A new, open source library for Dapps

Matt Marshall
Sep 6, 2018 · 5 min read

At Argent we’re committed to helping the Ethereum community flourish. We’re excited to share how we’ve built our own, open source, Swift library to interact with the Ethereum blockchain.

Web3.swift is designed to facilitate easy access to the Ethereum blockchain via a Swift native library, primarily for the creation of decentralized iOS apps.

It’s available on Github here. We’d love feedback and ideas on how to improve this library. We welcome all contributions and pull requests.

Why web3.swift?

We faced a problem when we started building Argent 12 months ago: there were no web3 libraries available in Swift (in fact, the closest solution came to running web3.js via WebKit). This mattered as the Argent mobile wallet is Ethereum-based and we interact directly with nodes using the standardised Ethereum JSON-RPC interface.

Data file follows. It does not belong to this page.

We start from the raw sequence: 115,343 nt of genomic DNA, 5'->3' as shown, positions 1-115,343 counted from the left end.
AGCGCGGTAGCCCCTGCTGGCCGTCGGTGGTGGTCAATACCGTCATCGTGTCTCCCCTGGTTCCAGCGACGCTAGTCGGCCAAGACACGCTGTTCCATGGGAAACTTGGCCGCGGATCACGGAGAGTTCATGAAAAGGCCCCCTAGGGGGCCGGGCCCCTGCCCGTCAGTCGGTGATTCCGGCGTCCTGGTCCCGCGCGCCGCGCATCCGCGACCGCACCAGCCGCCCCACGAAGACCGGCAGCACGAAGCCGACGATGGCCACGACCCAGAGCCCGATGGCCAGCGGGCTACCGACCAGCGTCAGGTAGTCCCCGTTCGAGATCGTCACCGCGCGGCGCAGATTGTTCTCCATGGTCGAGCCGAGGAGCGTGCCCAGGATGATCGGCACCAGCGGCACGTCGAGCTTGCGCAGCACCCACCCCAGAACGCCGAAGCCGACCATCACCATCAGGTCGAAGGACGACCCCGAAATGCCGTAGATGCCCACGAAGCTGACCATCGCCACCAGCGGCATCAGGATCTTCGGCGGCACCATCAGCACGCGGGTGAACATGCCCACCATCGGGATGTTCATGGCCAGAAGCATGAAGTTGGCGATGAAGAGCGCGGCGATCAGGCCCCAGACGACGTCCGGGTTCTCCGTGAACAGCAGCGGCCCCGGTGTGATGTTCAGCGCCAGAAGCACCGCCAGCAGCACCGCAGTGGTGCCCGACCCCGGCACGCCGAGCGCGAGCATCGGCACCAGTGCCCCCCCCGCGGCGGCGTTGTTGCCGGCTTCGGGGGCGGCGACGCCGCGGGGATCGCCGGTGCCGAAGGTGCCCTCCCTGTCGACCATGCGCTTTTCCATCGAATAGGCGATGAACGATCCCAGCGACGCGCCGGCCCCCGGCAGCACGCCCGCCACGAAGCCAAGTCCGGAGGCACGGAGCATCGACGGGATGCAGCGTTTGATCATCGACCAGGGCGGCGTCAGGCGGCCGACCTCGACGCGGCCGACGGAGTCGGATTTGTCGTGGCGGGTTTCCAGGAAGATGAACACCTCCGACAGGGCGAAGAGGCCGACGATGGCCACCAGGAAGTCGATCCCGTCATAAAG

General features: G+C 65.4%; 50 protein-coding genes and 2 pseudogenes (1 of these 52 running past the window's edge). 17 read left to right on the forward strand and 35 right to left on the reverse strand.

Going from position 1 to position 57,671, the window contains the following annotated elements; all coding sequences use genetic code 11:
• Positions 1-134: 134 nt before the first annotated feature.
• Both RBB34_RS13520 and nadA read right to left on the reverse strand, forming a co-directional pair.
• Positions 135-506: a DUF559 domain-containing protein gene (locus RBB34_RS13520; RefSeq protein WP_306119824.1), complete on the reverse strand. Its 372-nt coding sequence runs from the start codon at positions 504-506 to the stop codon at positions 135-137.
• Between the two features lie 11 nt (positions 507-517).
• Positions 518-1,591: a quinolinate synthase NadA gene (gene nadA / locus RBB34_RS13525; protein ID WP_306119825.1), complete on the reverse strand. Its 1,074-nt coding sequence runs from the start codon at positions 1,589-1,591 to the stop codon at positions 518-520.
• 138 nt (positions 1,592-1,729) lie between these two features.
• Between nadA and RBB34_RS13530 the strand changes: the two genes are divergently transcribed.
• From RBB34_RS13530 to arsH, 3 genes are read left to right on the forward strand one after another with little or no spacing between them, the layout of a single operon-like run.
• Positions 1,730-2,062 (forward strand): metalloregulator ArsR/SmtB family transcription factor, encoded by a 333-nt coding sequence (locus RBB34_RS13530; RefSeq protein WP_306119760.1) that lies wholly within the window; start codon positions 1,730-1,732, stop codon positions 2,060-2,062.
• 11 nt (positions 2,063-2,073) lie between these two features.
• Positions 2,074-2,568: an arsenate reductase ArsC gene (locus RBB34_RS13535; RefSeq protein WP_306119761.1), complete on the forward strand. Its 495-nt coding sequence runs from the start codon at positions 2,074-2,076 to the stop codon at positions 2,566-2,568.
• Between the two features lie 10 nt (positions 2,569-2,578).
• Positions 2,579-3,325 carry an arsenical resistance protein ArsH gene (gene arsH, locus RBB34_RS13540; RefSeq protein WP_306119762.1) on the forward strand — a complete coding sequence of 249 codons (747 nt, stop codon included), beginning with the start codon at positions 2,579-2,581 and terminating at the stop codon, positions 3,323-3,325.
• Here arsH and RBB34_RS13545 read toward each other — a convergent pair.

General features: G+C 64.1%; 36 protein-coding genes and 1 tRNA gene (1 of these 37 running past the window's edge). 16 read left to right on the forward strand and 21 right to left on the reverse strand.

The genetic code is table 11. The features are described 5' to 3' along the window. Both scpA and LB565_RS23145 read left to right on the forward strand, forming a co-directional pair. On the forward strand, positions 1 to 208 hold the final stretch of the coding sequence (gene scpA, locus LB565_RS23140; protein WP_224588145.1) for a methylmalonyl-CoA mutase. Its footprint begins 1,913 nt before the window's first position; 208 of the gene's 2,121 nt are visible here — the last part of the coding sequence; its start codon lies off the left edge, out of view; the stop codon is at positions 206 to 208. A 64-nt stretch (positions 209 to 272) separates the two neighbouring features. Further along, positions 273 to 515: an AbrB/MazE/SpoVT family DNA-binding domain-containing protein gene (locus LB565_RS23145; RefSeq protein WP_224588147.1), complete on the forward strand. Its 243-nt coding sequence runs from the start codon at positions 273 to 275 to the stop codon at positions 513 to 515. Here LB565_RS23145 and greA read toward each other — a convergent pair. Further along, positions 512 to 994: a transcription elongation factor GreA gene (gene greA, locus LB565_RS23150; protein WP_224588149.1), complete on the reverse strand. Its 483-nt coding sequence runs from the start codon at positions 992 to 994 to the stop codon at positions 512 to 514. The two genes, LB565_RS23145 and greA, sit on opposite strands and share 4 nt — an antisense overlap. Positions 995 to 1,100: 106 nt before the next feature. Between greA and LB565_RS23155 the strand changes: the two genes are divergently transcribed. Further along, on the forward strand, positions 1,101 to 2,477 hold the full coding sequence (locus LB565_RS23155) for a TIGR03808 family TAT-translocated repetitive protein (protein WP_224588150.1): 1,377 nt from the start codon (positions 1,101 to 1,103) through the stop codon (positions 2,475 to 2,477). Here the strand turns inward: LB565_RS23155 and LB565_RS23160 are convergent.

The solution? We built web3.swift. We’re delighted to share it with the wider community.

It builds on our active use of, and contributions to, the web3.js (Javascript) and web3j (Java) libraries. We’re seeking to learn from them what features and approaches work best on each platform.

Writing software in different languages often entails different approaches to data management and application logic, and as such we’ve structured web3.swift to make building decentralised apps (Dapps) on mobile as familiar as possible.

Main features

Our web3.swift library provides functionality for core interactions with the Ethereum blockchain. You can create accounts, call functions and perform transactions against smart contracts.

The primary benefit, however, is our dual support for working with contract code (ABI’s) via JSON or statically typed Swift structs. You may wish to use either route depending on the complexity of your product and team coding style.